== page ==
To make an investment is to commit funds with the intention of receiving a return/profit in the near future. Simply put, to make an investment means purchasing an asset with the intention of generating an income from the investment or, in the case of stocks and bonds, the appreciation of the underlying asset. Since the purpose of making investments is for the investor to reap profit, one must analyze the risk-reward relationship between the investment and the market. An integral part of this analysis is the time factor. A longer time frame in terms of years is required for an individual to reap significant profit whereas a shorter time frame may not be optimal as returns may be lower as the investment in a given asset ages.
Some of the areas that require the scrutiny of capital investment include fixed assets such as plant and equipment, and long-term assets like inventory. Fixed capital represents the value that the assets will bring at maturity whereas a long-term asset such as inventory represents the value that the assets will have after a particular time, usually a number of years. While a business can choose to make both types of capital investments, it is more often the case that the business will choose to make a fixed capital investment and the long-term asset will represent the inventory in that case.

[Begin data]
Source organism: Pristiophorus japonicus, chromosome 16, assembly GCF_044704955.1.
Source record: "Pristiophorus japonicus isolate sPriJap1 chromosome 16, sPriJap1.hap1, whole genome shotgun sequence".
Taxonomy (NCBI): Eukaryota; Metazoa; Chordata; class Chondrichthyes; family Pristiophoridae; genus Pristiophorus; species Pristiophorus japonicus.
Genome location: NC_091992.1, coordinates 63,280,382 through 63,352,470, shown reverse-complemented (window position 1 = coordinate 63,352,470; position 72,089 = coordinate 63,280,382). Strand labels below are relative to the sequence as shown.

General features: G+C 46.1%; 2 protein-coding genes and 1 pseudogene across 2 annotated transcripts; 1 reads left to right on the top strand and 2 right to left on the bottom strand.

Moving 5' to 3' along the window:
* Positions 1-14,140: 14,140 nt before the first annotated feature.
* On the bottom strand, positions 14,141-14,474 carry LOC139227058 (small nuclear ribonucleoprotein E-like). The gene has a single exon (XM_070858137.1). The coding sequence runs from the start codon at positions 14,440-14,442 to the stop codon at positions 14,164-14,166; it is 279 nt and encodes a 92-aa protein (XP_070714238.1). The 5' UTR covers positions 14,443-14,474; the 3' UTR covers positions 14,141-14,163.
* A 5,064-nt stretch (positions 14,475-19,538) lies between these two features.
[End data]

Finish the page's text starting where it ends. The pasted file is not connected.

When determining whether to make capital investments, the choice of assets to include in the portfolio will depend on the anticipated amount of earnings that the company will generate in a given year. A company’s balance sheet, often obtained from the Securities and Exchange Commission (SEC) upon request, is the basis for calculating the capital assets and liabilities. This balance sheet is divided into two sections: identifiable assets and intangible assets.